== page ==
Pct. 3 Commissioner Lon Shell also commented on the action. “Our natural resources – our aquifers, rivers, creeks and wildlife – will be endangered by the pipeline’s construction, and should a leak or explosion occur the results would be devastating,” he said.

At peak production, the pipeline would carry up to 2 billion cubic feet of natural gas per day.

As proposed, the route would cross the recharge zones of both the Edwards and Trinity aquifers and come within a mile of the artesian spring that forms Jacob’s Well.

“The proposed route does not require approval from any state agency even though it crosses the Edwards and Trinity aquifers, which supply drinking water for over two million people,” Smith said. “The pipeline will also cut directly through the habitat of endangered species such as the Barton Springs salamander and the Austin Blind Salamander, among others.”

Fore confirmed that right-of-way has been secured for 100 percent of the 42-inch pipeline’s 430 mile length and downplayed the use of eminent domain, saying that a “significant number” of cases in which the company has ended up in court with landowners involved valuation, not actual access. The company has already paid out millions to landowners in Blanco County who challenged the valuation. Fore said the company is acting as it has historically, assessing the project’s impact on only the value of the 50-foot permanent easement, not the property as a whole. He discounted the possibility that the presence of the easement would hamper development, pointing to areas near Houston where “you see development coming right up to our right-of-way. It’s not impeding development at all.”

Moreover, he said some of the more than 160 adjustments the company has worked out with landowners have been for future plans – whether it’s the planned location for a family cabin, or for a new subdivision. “We make an adjustment because they have plans.”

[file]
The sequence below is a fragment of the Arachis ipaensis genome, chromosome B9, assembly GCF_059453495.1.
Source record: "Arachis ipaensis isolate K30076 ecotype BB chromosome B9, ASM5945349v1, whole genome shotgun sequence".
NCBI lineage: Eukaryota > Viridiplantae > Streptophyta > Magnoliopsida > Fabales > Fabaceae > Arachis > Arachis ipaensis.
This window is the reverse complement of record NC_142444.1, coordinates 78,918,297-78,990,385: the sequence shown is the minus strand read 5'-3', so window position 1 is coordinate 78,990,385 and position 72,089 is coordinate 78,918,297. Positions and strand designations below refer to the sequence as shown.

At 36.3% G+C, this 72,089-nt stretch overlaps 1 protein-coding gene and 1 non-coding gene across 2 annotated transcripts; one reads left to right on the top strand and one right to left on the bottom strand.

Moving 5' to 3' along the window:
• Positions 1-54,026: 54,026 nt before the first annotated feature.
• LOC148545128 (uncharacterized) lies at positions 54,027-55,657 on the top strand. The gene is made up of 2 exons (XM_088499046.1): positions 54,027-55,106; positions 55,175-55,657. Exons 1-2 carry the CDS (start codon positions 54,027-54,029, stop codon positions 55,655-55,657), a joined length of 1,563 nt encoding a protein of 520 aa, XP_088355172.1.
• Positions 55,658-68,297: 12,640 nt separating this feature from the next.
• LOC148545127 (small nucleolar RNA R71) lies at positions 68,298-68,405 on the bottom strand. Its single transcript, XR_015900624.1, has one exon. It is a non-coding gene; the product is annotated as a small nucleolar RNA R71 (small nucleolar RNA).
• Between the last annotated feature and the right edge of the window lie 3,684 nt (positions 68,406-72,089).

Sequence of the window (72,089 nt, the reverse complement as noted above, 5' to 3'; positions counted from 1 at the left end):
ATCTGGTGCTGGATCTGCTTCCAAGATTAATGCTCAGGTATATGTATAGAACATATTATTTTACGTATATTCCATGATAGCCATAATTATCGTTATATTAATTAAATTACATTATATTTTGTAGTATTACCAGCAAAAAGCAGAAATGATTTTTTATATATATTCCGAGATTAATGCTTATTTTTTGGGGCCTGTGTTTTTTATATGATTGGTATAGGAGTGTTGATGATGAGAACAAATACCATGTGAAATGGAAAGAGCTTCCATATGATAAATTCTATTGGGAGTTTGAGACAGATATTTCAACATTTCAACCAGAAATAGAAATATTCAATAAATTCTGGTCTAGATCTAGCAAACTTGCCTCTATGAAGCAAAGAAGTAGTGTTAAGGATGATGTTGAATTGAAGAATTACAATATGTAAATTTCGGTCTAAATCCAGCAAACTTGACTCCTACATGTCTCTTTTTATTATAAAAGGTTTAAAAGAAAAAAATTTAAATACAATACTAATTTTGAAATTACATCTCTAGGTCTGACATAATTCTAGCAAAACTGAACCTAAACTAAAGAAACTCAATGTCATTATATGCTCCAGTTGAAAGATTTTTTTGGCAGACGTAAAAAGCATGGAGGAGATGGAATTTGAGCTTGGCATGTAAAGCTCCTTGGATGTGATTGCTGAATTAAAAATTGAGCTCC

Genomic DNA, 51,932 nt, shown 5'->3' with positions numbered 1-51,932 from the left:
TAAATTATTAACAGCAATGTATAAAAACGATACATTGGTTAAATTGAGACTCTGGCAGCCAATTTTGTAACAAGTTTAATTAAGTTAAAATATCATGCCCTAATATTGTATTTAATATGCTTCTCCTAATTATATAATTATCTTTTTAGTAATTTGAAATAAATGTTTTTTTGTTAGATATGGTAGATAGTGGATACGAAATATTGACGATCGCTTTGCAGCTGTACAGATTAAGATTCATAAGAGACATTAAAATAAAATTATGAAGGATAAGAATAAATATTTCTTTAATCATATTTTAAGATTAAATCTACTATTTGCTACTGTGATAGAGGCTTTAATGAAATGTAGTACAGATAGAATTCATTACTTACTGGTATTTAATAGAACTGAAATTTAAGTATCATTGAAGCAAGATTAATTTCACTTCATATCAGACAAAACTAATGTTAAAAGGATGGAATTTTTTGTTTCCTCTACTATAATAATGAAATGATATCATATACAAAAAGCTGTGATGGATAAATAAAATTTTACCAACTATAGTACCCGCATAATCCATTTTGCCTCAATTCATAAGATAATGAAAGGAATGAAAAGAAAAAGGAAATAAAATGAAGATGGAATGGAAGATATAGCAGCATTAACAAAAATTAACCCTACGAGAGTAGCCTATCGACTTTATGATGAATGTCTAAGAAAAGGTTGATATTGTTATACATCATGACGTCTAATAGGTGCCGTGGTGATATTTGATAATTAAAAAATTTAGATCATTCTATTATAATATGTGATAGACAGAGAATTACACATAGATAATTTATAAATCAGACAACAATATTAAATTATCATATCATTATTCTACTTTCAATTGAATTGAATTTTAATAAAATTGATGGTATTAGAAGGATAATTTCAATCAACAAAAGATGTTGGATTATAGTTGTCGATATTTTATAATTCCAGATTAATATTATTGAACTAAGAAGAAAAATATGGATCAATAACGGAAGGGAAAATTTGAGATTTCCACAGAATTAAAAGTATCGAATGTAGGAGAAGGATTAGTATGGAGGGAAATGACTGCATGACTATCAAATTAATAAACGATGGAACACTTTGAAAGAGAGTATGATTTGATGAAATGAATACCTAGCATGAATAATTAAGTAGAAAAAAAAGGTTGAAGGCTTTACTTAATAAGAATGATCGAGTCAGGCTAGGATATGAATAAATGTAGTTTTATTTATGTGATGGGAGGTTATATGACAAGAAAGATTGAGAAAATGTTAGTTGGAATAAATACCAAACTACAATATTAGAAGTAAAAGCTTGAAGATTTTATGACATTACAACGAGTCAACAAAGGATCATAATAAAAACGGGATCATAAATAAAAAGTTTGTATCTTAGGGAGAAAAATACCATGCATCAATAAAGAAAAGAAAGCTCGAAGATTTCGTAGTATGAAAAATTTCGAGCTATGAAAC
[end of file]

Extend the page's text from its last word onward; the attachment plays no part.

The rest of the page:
Fore said he expects federal authorizations to be resolved in the first quarter of this year and that construction, once it begins, should only take about a year to complete.

He said the PHP’s route has been divided into five segments and each will be constructed at the same time, facilitating a short schedule, and that each segment will have its own team.

“Product will flow as soon as everything is tied in,” he said, though restoration of the ground above the line may take longer. For example, if a landowner wanted the easement seeded with a particular type of grass and the initial planting didn’t take, more seeds would be put out.

He also said it will be possible that the pipeline could supply not only its end destination in the Houston area but points along the way – for new subdivisions or manufacturers. “It’s absolutely a possibility. We have two delivery points now in Caldwell County.”

As the area continues to develop he expects the “major new source of natural” gas the PHP will provide will be taken advantage of. “I’d be surprised if that didn’t happen.”

Though the company has long-term contracts for product the PHP will move, “we can have additional space on the line for additional growth.”

“We’re building it thinking 15, 20 years down the road,” Fore said. “We’re trying to think of the need for the project right now but also in the future ability for local development or manufacturers needing a fuel supply, that this energy supply going through has longterm value.”